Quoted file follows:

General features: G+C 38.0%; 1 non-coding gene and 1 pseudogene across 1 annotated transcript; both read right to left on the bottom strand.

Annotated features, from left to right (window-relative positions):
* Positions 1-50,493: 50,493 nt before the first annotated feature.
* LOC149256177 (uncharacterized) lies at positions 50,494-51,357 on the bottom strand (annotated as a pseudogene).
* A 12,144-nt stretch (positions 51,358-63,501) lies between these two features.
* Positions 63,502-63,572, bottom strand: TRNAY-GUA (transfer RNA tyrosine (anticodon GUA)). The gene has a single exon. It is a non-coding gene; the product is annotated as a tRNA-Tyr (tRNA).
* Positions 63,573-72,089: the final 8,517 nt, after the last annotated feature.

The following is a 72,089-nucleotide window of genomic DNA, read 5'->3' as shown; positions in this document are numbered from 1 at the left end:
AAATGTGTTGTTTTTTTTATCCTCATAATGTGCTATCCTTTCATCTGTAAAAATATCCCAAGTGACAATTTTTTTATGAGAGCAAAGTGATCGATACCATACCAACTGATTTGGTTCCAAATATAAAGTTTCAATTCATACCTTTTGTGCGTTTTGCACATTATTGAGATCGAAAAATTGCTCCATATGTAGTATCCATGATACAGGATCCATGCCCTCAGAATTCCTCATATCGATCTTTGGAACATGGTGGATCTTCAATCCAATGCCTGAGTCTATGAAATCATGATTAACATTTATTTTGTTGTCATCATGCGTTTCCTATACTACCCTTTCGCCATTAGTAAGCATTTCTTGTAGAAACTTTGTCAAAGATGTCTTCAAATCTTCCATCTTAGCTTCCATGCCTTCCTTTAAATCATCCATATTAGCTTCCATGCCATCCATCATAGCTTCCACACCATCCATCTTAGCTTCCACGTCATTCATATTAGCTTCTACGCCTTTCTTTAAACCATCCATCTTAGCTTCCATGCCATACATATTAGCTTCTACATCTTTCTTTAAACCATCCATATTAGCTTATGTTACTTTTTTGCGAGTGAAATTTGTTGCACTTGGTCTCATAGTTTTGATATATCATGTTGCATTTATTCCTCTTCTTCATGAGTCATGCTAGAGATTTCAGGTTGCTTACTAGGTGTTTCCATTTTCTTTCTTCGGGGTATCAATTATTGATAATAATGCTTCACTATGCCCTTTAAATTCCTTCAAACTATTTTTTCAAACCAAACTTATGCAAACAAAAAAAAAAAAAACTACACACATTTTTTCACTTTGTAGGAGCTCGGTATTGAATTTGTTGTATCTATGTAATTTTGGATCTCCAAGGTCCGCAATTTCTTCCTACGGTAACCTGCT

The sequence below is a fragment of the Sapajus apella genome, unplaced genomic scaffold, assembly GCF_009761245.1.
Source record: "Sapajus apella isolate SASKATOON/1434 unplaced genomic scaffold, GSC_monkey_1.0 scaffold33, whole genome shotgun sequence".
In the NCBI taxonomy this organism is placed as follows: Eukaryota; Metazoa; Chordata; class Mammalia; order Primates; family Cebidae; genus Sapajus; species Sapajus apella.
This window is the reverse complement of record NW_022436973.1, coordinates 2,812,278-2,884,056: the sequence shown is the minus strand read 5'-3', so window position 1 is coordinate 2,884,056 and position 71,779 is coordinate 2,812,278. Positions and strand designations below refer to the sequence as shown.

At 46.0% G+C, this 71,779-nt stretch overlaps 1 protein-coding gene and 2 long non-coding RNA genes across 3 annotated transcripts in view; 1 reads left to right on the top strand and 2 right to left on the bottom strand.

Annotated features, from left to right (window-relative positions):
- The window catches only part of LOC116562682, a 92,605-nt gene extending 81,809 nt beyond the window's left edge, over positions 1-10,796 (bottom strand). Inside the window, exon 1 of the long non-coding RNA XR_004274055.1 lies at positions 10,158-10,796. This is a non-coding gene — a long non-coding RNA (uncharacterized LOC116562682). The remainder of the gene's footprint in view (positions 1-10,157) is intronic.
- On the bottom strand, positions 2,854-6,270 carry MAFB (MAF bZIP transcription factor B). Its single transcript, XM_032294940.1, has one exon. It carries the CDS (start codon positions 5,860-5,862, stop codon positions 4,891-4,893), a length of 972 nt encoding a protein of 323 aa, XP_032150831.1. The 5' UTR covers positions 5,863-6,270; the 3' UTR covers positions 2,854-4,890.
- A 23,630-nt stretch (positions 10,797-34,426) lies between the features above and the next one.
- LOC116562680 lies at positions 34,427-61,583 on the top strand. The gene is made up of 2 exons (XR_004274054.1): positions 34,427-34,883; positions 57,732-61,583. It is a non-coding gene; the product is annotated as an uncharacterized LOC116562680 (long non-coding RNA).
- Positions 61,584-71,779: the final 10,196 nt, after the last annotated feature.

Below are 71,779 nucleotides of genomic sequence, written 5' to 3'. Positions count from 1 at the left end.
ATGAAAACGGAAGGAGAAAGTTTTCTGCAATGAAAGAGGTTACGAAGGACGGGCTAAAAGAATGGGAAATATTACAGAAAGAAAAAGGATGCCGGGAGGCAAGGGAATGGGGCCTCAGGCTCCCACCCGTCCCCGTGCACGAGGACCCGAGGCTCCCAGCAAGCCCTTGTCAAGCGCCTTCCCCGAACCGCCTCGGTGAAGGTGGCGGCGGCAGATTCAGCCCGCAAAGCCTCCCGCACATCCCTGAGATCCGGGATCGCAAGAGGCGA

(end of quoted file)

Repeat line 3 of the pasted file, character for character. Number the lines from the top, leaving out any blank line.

* Positions 1-50,493: 50,493 nt before the first annotated feature.